Highlighting the intricate work on Qizilbash women’s clothes, she explains, “Women’s clothes consist of several components: headwear, tunic and skirt.”
“We have different kinds of headgear for women depending on their marital status. Alindaq, which is fully embroidered and worn under a scarf, is exclusive to married woman. The headgear for girls is embroidered with coins and buttons and is worn under a silk scarf decorated with beads. It is traditional for women to wear a dress along with a Kolaja, a vest-like garment with sleeves. The sleeves have sharp ends and resemble swords.”
Unlike some cultural dress, their attire does not extend to the wrist and has embroidered designs on the skirt and Kolaja. These are worn over pant skirts, which have silk work in a black and white design known as Ala Balaq. According to Mamashli, the Qizilbash attire resembles the dress of the Shahsavans.
Expressing her concern about the decline in Qizilbash attire, she said: “Given the heavy weight of the outfit and its many parts, it has gradually come to be a symbolic form of dress worn in weddings and festivals.”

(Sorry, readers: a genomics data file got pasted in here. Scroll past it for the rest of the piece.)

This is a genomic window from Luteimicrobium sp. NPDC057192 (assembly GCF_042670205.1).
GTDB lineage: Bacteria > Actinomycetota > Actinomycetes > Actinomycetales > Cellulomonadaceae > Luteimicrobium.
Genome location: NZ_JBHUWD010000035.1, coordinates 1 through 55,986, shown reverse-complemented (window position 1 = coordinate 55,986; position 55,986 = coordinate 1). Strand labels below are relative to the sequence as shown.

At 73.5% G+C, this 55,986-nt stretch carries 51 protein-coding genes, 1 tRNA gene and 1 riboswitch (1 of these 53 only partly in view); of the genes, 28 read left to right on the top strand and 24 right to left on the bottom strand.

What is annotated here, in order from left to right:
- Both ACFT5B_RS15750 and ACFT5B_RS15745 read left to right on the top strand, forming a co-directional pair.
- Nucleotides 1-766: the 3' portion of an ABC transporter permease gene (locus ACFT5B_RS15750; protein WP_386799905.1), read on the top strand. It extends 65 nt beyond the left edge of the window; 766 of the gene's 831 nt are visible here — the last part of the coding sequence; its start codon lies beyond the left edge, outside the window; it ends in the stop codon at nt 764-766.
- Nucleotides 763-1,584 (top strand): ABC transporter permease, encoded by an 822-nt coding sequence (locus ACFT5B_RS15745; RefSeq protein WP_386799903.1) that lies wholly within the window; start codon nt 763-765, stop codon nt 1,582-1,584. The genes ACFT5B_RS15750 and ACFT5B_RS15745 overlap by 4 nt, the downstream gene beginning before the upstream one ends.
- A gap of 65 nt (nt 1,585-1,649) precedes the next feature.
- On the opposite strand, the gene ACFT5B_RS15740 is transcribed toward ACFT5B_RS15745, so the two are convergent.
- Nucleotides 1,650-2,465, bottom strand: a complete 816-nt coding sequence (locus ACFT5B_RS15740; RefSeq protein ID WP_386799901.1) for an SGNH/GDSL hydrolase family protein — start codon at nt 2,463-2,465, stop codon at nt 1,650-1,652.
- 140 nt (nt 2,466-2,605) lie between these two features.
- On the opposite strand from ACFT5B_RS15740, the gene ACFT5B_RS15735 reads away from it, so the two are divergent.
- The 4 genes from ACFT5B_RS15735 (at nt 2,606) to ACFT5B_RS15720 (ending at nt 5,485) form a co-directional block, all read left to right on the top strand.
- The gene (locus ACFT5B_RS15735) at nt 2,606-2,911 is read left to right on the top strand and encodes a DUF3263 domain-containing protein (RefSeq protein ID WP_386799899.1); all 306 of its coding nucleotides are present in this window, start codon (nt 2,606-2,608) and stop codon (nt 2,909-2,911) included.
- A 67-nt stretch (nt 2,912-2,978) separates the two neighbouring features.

An endangered language
The decline in the Qizilbash Turkic dialect can be attributed in part to the government’s neglect of the issue. Iranian authorities continue to make promises about introducing teaching of regional languages but there has been no action. Mohammad, a retired teacher from Minudasht who is Qizilbashi, says he is worried about the extinction of Qizilbash Turkic.
“Sadly, many people today are embarrassed about speaking Qizilbash Turkic,” Mohammad says. “The new generation is indifferent to their identity. Many consider themselves Persians and are unaware of their own identity.
“In all parts of Iran, people speak Persian with an accent: Shirazis, Isfahanis, Yazdis all have their own accents. We don’t have a standard Persian accent. Who said that there should be a standard way of speaking? This thinking has led to the weakening of our language. I hope parents soon wake up to this danger.”
Zeynab, 70, from Ramian, agrees.
“Our Turkic is being forgotten by the new generation. The Persian language has become so dominant that today even many of the words we use in our daily speech are Persian because families prefer to speak Persian for their children to do well in school. This is leading to a gradual loss of Qizilbash Turkic and many of our customs, culture and attire.”
According to UN data, a language disappears every two weeks. UNESCO estimates that 40 percent of the world’s population today are taught in a language that is not their mother tongue.
Iran is a country made up of diverse ethnic groups, all of which add to the richness of its cultural landscape. The death of the language of a people means the loss of a part of Iran’s history and culture. There should be an opportunity for all to speak in their mother tongue. Civic, international and political bodies should work to prevent the extinction of existing languages in the country.
Reviewed and proofread by Tooba Ali and Celine Assaf